J Clin Med Res
Journal of Clinical Medicine Research, ISSN 1918-3003 print, 1918-3011 online, Open Access
Article copyright, the authors; Journal compilation copyright, J Clin Med Res and Elmer Press Inc
Journal website http://www.jocmr.org

Original Article

Volume 10, Number 12, December 2018, pages 920-927

Relationship Between Sarcopenia and Both Physical Activity and Lifestyle in Patients With Chronic Liver Disease

Kazuki Ohashia, b, Toru Ishikawac, Asami Hoshid, Mitsuyuki Suzukie, Yuta Mitobef, Etsuko Yamadaa, Hansani Madushika Abeywickramaa, Nao Sekia, Chikayo Koyamaa, Hagiko Aokig, Yu Koyamaa, h

aDepartment of Nursing, Niigata University Graduate School of Health Sciences, Niigata, Japan
bDepartment of Nursing, Saiseikai Niigata Daini Hospital, Niigata, Japan
cDepartment of Gastroenterology and Hepatology, Saiseikai Niigata Daini Hospital, Niigata, Japan
dDepartment of Medical Radiology, Saiseikai Niigata Daini Hospital, Niigata, Japan
eDepartment of Pharmacology, Saiseikai Niigata Daini Hospital, Niigata, Japan
fDepartment of Nursing, Teikyo University, Faculty of Medical Technology, Tokyo, Japan
gDepartment of Nursing, Chukyo Gakuin University, Gifu, Japan
hCorresponding Author: Yu Koyama, Department of Nursing, Niigata University Graduate School of Health Sciences, 2-746 Asahimachi, Niigata 951-8518, Japan

Manuscript submitted September 28, 2018, accepted October 12, 2018
Short title: Sarcopenia in Chronic Liver Disease
doi: https://doi.org/10.14740/jocmr3640


Background: Sarcopenia can affect the prognosis of patients with cirrhosis or hepatocellular carcinoma. Exercise therapy and nutritional therapy are carried out to prevent processing sarcopenia. In addition, changing lifestyle is also important. However, there are only few reports on the physical activities (PAs) and lifestyle of chronic liver disease patients and their association with sarcopenia. The aim of this study is to examine the relationship between sarcopenia in patients with chronic liver disease and both PA and lifestyle.

Methods: A total of 214 out-patients with chronic liver disease were enrolled into the present study. All patients were evaluated for with or without sarcopenia based on the sarcopenia diagnostic criteria of the Japan Society of Hepatology. Then, patient’s characteristics and laboratory parameters were divided into two groups with or without sarcopenia and compared. In continuous variable with significant difference in univariate analysis, cut-off value was calculated by receiver operating characteristic curve. We determined which factors were associated with sarcopenia in univariate analyses, and variables significant in the univariate analyses were entered in a multivariable logistic regression model.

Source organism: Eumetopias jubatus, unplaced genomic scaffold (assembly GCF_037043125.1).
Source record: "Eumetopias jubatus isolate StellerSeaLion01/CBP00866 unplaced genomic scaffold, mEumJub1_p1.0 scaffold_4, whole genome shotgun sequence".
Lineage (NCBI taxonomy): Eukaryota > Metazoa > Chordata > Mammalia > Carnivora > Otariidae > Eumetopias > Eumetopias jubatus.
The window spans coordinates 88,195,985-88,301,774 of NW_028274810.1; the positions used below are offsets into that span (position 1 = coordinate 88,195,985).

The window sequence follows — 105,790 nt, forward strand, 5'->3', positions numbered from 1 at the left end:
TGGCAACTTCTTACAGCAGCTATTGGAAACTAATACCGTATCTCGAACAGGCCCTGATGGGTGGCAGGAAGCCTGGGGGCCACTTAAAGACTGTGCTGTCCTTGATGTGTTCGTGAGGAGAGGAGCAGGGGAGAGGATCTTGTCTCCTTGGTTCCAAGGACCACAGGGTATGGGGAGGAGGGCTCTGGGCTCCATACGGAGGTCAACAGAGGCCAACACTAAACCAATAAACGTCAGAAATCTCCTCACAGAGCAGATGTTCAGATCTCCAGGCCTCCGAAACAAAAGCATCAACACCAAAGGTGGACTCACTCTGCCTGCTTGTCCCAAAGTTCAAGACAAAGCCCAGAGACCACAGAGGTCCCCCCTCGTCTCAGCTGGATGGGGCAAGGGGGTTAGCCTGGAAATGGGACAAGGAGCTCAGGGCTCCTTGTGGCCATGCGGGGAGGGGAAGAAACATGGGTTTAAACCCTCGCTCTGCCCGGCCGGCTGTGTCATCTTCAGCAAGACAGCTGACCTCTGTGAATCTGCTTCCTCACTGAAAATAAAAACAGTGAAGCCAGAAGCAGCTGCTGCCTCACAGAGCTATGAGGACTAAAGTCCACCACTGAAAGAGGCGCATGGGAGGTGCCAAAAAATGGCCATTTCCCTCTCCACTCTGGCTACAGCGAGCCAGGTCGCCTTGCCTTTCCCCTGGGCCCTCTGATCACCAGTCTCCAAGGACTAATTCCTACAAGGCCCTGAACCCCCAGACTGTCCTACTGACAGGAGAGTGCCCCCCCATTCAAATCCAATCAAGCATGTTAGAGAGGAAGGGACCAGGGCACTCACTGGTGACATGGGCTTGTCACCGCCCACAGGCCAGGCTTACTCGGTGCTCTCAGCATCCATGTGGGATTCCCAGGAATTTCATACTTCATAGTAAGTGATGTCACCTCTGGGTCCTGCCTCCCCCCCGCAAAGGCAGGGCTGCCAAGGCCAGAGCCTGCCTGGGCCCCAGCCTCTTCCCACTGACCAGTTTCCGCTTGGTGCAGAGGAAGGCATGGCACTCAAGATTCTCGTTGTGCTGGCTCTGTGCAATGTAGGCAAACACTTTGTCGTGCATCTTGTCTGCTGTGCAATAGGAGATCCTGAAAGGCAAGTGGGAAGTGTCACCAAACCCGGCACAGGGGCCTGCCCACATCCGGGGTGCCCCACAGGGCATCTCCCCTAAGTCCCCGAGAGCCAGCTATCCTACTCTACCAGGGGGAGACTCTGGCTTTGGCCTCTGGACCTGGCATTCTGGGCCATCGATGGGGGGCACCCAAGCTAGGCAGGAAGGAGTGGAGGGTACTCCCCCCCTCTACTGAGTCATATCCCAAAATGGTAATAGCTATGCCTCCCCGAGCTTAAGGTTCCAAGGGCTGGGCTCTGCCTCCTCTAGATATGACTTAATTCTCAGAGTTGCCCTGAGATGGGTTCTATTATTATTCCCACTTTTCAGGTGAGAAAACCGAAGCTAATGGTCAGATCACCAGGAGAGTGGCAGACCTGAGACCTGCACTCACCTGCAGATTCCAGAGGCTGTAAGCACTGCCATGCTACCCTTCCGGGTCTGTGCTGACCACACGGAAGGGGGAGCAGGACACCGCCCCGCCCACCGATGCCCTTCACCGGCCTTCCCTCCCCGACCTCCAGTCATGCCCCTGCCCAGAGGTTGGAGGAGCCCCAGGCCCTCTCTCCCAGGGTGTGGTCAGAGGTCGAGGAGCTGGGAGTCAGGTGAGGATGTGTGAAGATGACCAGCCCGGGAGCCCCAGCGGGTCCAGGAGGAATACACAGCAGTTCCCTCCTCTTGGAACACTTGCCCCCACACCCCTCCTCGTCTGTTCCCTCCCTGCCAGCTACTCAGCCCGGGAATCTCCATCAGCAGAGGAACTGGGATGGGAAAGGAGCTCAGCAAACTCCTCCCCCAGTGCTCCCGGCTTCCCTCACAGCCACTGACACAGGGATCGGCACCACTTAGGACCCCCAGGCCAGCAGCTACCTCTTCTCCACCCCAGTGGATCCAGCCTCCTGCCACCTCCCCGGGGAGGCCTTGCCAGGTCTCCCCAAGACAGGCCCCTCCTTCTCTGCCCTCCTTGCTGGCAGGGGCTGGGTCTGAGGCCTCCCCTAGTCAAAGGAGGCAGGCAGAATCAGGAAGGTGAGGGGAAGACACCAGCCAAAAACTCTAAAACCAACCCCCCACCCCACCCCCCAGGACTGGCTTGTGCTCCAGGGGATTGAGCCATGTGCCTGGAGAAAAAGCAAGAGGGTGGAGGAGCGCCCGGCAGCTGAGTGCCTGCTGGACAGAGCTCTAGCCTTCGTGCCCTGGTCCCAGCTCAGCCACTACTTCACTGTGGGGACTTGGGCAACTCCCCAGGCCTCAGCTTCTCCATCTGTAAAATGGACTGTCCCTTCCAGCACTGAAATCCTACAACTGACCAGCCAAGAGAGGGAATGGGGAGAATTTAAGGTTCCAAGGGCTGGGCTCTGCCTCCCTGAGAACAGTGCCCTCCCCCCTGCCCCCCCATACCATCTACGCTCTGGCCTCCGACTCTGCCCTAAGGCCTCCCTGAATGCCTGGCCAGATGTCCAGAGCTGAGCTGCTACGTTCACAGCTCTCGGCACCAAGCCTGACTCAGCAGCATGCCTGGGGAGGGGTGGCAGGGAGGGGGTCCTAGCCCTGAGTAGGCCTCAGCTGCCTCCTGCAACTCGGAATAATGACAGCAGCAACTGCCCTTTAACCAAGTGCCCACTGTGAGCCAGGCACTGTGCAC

Results: Patients with chronic liver disease had a prevalence of sarcopenia of 12.6% in this study. Sarcopenia patients were older (76.48 ± 6.69 versus 66.97 ± 11.19 years old; P < 0.01), had lower body mass index (BMI) (20.84 ± 2.44 versus 23.76 ± 3.72 kg/m2; P < 0.01), lower PA (6.6 (2.34 - 19.90) versus 16.5 (6.60 - 41.23) metabolic equivalents (METs)-h/week; P < 0.01) and longer total time sitting and lying on the day (7.43 ± 4.09 versus 5.68 ± 3.17 h/day; P = 0.01); retirement status (81.5% versus 48.1%; P < 0.01) and low frequency of driving (40% versus 20%; P = 0.01) were higher in sarcopenia patients than in non-sarcopenia patients. The independent predictive factors of sarcopenia, analyzed with logistic regression, were age (odds ratio (OR): 5.89, 95% confidence interval (CI): 2.15 - 16.20; P < 0.01), BMI (OR: 4.77, 95% CI: 1.87 - 12.10; P < 0.01) and PA (OR: 3.65, 95% CI: 2.15 - 16.20; P < 0.01).

Conclusion: Sarcopenia patients’ lifestyle characteristics were longer sedentary time and low frequency of driving, high retirement. Independent predictive factors of sarcopenia were elderly, low BMI and low PA. For these patients, intervention in the lifestyle for prevention of sarcopenia may be effective for patients with chronic liver disease.

Keywords: Sarcopenia; Physical activity; International Physical Activity Questionnaire; Chronic liver disease


In 1989, the term “sarcopenia” was coined to describe a decrease in muscle mass caused by aging [1]. It was later refined by the European Working Group on Sarcopenia in Older People (EWGSOP) to define a syndrome characterized by massive loss of progressive and systemic skeletal muscle with consequences such as physical disorder and decreased quality of life [2]. Similar muscle loss not associated with aging was defined as secondary sarcopenia [2, 3]. In general, sarcopenia can lead to reduced physical capability, poorer quality of life, unfavorable metabolic effects, disability and mortality in elderly patients [4]. In turn, studies have shown a strong relationship between sarcopenia and physical inactivity [5, 6], and in elderly sufferers, moderate resistance training might prevent sarcopenia and increase skeletal muscle mass [7].

Patients with chronic liver disease can show decreased skeletal muscle mass in the earlier stages of disease due to impaired protein synthesis [8]. Consequently, a high proportion of these patients develop sarcopenia regardless of age [9-13], and the presence of sarcopenia is reported to worsen the prognosis of patients with hepatocellular carcinoma and cirrhosis [9, 10, 14, 15]. In Japan, 10-70% of patients with liver cirrhosis or hepatocellular carcinoma are also diagnosed with sarcopenia, prompting the Japan Society of Hepatology to establish guidelines for the diagnosis and treatment of sarcopenia in liver disease (first edition) in 2016 [16]. Previous studies indicated that exercise and nutritional therapy improve physical function and increase muscle mass in patients with chronic liver disease [17, 18]; however, patients with non-alcoholic fatty liver disease and cirrhosis wait-listed for liver transplantation tend to have low levels of physical activity (PA) compared to healthy adults [19, 20]. In addition, patients with severe liver cirrhosis and esophageal varices are limited in their ability to exercise [21, 22].